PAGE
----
Towards the Silent Aircraft
Presented by Professor Dame Ann Dowling
The IMechEng, London, October 2014
Professor Dame Ann Dowling presented the work of her team of 40 University of Cambridge and MIT researchers, the focus of which was to produce various methods of reducing aircraft jet noise. She began by discussing the historical method of reducing jet noise by increasing jet area, before discussing the more up-to-date and innovative methods developed by her team.
Liners are currently used in aircraft jets to reduce rearward propagating noise caused by the fan pushing air throughout the whole engine. The new design developed by the team incorporates these in greater quantity, these being inserted behind the fan on the inner surface area of the entire engine.
3D Blade Design
The 3D blade design is a new innovation that reduces fan tones. One of the main sources of jet noise is the rotor wakes that scatter from the leading edge of the Outlet Guide Vanes (OGV), and the suggested sweep profile of the 3D blade design promotes cancellation of this. The fan blades are optimised to retain the aircraft performance within engine mechanical and structural constraints, and obtain a 7dB reduction in tone noise.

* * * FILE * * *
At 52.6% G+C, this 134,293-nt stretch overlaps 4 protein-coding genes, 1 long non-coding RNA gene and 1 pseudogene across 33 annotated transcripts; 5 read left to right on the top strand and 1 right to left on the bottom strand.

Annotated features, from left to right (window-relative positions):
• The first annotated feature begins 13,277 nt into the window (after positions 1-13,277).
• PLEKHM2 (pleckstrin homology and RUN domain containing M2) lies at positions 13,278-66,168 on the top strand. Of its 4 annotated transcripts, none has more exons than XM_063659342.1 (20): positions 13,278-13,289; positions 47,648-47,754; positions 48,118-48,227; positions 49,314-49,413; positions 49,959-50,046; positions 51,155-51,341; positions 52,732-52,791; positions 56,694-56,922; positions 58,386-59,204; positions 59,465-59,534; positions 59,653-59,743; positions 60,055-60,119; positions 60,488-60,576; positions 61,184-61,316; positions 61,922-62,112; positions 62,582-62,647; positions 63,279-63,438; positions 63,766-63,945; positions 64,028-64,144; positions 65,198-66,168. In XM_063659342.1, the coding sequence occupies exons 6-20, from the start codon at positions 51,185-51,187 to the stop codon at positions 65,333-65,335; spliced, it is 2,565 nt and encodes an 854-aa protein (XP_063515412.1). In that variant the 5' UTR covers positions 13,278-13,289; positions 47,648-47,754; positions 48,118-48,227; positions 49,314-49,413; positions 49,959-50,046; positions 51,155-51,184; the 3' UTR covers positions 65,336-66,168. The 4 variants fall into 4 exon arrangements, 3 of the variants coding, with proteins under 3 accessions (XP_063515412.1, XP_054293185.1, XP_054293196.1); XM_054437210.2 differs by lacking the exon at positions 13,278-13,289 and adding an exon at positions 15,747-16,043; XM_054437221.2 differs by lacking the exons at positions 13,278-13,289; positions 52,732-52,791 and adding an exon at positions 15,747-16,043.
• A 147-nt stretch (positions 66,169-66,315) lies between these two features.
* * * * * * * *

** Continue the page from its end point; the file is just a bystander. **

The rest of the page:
As a further innovation for noise reduction, chevrons have been introduced as a subtle method, however a current lack in modelling techniques means that chevron designs require a lot of empirical testing for optimisation. Experimental data was presented to show the benefits of chevrons in noise reduction.
Jet noise modelling
The team's improved modelling technique enhances ability to optimise chevron design. Professor Dowling presented the techniques, which are able to give quick predictions to aid design optimisation. Further benefits to the modelling technique are an enhanced understanding of the noise source mechanisms, their location, and how chevrons and microjets alter them.
Blended wing body design
In this design, the jets are mounted on top of the body so that the sound waves propagate upwards instead of downwards, therefore reducing exposure to civilisation below.
Other features of the design are the ultra high bypass ratio engines, an advanced airframe design which reduces drag and shields the extensive noise absorbing liners around the jets, a flared undercarriage, deployable drooped wing leading edge and variable area exhaust nozzle. As the slide shows, it was highlighted which of these features reduce fuel burn.
The presentation was concluded by outlining nearer-term methods for jet noise reduction such as careful design optimisation and effective modelling to capture the effects of noise reduction techniques. Those for longer-term implementation were also specified, including a novel efficient airframe design without flaps or slats and new aircraft configuration with engines placed above which provide not only noise reduction but also reduced fuel burn.